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Monday, July 04, 2005

Keep your eye on the little ball beneath the shell

If you followed the nuclear scare in May, then you may have heard various Republicans claim that filibusters of judicial nominees were unprecedented. This claim is, of course, simply false. I recall hearing a lot of hairsplitting by those Republicans who bothered to address this fact.

Hairs are once again unsafe in the jockeying over Justice O'Connor's replacement. Consider this, from Sen. Orrin Hatch on Face the Nation Sunday:

Sen. HATCH: No question about it. For the whole history of this country, they've always had an up or down vote. We've never had a leader-led partisan filibuster against any Supreme Court nominee.

See that? Not filibuster. No: Leader-led partisan filibuster.

For goodness sake, who cares who led the filibuster? It was a filibuster!

Of course, this sleight of hand is not an accident. Hatch knows that Democrats will be quick to point out the case of Abe Fortas (go to the 13th page of this document, which shows up as "CRS-11"), who was filibustered in 1968. When Sen. Joe Biden pointed this out on Face the Nation, Sen. Hatch responded with the laughable answer that "It was bipartisan". I won't even bother to talk about how irrelevant that fact is to the arguments Republicans have been making. Instead, here's what Biden said:

Sen. BIDEN: Well, the bottom line was Southern conservatives and conservative Republicans filibustered and killed him. And by the way, I was chairman at the time of Bork and Thomas, and it is true I did allow both to go out without recommendation. I could not--I could have stopped each of them from getting a vote in the full Senate. But it didn't--I didn't let them out because I believed that a filibuster was wrong. I let them out because I believe the Constitution says the Senate--the Senate--must decide whether or not to let a vote occur, not a committee.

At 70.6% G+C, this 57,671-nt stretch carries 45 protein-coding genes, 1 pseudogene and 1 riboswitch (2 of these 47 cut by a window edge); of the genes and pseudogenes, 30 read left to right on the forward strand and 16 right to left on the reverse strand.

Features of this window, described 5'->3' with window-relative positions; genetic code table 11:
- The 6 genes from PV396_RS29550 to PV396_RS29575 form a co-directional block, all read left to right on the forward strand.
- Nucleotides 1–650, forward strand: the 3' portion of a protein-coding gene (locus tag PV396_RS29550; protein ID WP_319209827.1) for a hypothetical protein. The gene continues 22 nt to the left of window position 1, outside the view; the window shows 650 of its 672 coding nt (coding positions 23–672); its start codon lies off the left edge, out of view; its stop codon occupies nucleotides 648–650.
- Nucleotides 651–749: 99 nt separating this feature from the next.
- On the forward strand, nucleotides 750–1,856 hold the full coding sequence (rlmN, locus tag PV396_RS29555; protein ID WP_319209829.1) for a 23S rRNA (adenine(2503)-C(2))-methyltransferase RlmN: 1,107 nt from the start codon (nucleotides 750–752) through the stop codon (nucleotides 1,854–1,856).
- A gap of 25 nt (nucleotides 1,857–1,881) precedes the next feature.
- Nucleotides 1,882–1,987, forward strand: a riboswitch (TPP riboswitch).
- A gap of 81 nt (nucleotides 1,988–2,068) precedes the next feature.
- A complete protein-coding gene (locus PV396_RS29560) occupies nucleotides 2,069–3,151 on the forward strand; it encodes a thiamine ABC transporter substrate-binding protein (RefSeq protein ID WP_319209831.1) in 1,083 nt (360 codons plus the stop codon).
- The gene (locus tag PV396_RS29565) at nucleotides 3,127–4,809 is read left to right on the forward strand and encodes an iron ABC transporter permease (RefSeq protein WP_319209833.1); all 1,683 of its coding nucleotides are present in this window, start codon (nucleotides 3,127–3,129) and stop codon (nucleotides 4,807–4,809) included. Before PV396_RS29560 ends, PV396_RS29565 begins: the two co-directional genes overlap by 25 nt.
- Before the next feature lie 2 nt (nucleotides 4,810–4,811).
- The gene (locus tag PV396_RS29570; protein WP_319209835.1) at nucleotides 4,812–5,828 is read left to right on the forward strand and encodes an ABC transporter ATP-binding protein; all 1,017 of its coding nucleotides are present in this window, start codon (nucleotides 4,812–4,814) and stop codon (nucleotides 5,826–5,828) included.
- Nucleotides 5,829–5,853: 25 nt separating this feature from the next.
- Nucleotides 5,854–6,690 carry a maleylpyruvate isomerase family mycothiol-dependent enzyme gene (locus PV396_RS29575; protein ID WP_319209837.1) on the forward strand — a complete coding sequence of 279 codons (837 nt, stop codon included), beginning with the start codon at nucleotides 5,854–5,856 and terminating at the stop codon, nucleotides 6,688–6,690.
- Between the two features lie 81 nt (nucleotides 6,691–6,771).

Look for Republicans to now try to hold this last part of the quote against Biden. But make a point of understanding what he said: not that filibusters are wrong per se, but that the entire Senate should decide, not just a committee (Bork didn't even get a majority in committee). And note that nothing about a filibuster is prevented by this reasoning.


Blogger strategery4 said...

Not to mention the whole hypocrisy of insisting on up-or-down votes now despite bottling up Clinton's nominees in the Judiciary Committee in the 90's (generally without even a vote there I think, though I could be wrong). As Hedrick Hertzberg has argued persuasively in the New Yorker, judges are probably the best case for the fillibuster since they get lifetime appointments, whereas legislation can be undone much more easily. But there was a good piece (in the Post?) a while back about the Ds and Rs switching sides on the fillibuster debate opportunistically -- I was shocked, shocked!

7/06/2005 1:38 PM  

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